Australia lands precision Antarctic airdrop

Precision Airdrop

Video transcript

This RAAF mission to Casey station is testing new ways to resupply from the air.

Matt Filipowski, Australian Antarctic Division “The addition of low-cost chutes and precision-guided chutes is a first as we understand it, so we’re certainly for Antarctica leading the game in that space.”

WGCDR Dion Wright, RAAF Australian Southern Contingent “It offers an amazing capability, particularly a precision capability, that hasn’t been available to the Australian Antarctic Program before.”

Low-cost parachutes are cheaper and easier to recover than standard ones.

Dion Wright “They’re designed to be disposable but they can be reused again once they’re brought back.”

From 750 feet, the low-cost parachutes land the cargo accurately and intact.

From much higher altitudes, the precision system uses GPS to guide the parachute to a designated target.

Matt Filipowski “The parachute is a traditional type of parachute but it’s actually controlled by a machine that guides and pulls on the risers, as they’re called, to actually steer the parachute. It does the job of what a human usually does underneath a guided parachute.”

You can hear the guidance motors steering the parachute.

From an altitude of 10,000 feet, it lands within 30 metres of the target.

Matt Filipowski “That gives us a number of advantages – we can be further away from wildlife or completely removed, so reducing noise.”

This will be used for resupplying inland convoys or remote camps.

Dion Wright “It will enhance the ability for the ADF to contribute to Australia’s Antarctic Program, it’ll enable us to throw things out of the back of the aircraft with these systems, at the right time and the right way in a safe and efficient manner.”

[end transcript]

Two parachutes being deployed from a plane
Low-cost and precision-guided parachutes were deployed near Casey research station by a Royal Australian Air Force (RAAF) C-17A Globemaster III (Photo: Russell Bradshaw)
Parachutes being deployed from a  planeTwo parachutes landing on the iceParachute with cargo on the ice

For the first time, two new parachute systems have been successfully used to drop supplies to an Australian Antarctic station.

Earlier this week, the low-cost and precision-guided parachutes were deployed near Casey research station by a Royal Australian Air Force (RAAF) C-17A Globemaster III.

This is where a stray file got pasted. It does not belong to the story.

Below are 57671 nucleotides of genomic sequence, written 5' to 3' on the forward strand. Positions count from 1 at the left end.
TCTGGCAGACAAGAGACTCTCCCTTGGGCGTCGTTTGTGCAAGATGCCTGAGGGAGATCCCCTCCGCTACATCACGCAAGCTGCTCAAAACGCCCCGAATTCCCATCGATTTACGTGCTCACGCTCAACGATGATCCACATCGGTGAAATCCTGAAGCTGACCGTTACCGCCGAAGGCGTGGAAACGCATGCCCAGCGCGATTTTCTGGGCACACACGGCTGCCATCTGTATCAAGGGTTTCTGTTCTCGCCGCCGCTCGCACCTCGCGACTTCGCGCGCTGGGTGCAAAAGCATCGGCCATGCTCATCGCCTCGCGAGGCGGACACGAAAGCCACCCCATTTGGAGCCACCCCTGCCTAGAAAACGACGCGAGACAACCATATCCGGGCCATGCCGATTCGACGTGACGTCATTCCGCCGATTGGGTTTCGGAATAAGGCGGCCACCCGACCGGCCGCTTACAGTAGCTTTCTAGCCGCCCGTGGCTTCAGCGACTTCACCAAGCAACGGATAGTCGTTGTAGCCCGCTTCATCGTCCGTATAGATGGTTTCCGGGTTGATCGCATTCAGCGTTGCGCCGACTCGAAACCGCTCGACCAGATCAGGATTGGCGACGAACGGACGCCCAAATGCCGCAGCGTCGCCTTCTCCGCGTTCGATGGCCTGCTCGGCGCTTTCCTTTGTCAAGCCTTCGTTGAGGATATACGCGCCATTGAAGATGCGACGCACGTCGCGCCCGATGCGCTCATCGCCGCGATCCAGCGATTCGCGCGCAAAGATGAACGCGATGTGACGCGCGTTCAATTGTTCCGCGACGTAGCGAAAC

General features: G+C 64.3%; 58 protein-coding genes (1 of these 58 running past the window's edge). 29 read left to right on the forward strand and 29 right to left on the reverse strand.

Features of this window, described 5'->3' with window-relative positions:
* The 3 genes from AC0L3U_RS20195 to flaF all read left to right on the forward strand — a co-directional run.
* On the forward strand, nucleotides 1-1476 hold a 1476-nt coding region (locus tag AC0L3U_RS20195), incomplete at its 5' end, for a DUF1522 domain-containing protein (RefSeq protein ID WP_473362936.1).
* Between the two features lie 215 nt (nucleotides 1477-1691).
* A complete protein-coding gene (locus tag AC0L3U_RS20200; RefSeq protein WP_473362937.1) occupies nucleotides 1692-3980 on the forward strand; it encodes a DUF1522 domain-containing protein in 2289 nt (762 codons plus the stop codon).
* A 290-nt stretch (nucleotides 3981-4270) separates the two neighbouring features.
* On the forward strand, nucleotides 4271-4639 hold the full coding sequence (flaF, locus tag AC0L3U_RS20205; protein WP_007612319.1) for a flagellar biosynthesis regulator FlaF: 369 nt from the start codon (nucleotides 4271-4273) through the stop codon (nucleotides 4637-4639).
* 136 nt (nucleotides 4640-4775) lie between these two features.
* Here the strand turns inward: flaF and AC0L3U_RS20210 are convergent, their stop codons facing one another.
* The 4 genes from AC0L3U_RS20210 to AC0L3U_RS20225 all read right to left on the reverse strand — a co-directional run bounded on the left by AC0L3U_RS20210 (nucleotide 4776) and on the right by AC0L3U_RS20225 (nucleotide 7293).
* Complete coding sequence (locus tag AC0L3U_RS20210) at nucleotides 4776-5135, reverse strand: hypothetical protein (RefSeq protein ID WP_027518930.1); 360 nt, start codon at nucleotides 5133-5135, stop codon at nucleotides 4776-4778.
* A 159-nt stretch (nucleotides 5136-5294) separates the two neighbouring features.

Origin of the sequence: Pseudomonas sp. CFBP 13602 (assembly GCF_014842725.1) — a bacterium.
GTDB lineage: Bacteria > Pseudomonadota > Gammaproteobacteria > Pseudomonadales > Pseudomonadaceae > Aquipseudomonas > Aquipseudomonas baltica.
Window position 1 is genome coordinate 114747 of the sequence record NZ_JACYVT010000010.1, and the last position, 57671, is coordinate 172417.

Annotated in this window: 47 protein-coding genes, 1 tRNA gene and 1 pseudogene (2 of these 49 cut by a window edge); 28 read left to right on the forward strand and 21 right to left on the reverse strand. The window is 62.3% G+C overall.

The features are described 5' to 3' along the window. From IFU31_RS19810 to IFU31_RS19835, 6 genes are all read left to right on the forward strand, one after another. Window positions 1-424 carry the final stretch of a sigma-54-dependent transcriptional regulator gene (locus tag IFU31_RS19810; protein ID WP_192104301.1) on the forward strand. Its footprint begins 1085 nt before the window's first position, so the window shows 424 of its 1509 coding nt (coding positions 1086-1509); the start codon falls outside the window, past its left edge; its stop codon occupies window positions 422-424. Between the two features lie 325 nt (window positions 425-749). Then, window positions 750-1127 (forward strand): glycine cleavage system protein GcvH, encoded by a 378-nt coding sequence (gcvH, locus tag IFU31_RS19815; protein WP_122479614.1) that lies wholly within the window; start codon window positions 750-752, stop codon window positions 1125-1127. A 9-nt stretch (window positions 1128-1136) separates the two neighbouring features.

Australian Antarctic Division Supply Services Manager, Matt Filipowski, said these aerial delivery methods are a new capability.

“Airdrops are routinely used by polar nations, but the addition of these low-cost and precision-guided parachutes is a first for Australia in Antarctica,” said Mr Filipowski.

“We had really good weather conditions on Monday and were able to undertake five individual drops onto the ice, with all completed as planned and the loads landing safely.”

The parachutes and loads were recovered by a team of expeditioners from nearby Casey research station.

The Low Cost Aerial Delivery System (LCADS) provides a cost-effective means of delivering airdrop cargo to Antarctica.

When recovered after the drop, LCADS can be packed down into a smaller package than traditional parachutes, reducing effort for teams recovering the equipment from the field.

The Joint Precision Aerial Delivery System (JPADS) is a GPS-guided system which steers the parachute and provides airdrop delivery with high accuracy.

This has the potential to be used to resupply remote deep field camps, tractor trains on inland traverses, or vessels stranded in sea-ice.

“The guided parachute is controlled by a machine that guides and pulls on the risers, as the ropes are called, to actually steer the parachute, doing what a human would normally do,” said Mr Filipowski.

The precision guided system allows drops from higher altitudes, giving a number of advantages.

“If needed, we can reach areas near sensitive wildlife populations without the impact of aircraft noise.”

During this trial, environmental observers located at nearby protected areas reported no disturbance to wildlife.

“JPADS also lets us fly a longer distance with the parachute and get it right on target from a long way away.”

“Remarkably, the precision-guided parachute dropped from 10,000 feet at a speed of 270 km/h and landed its cargo of foodstuffs within 30 metres of the target,” Mr Filipowski said.

Another key outcome of the airdrop trials was to train ground crews in the methods and equipment required for using these aerial delivery systems in Antarctica.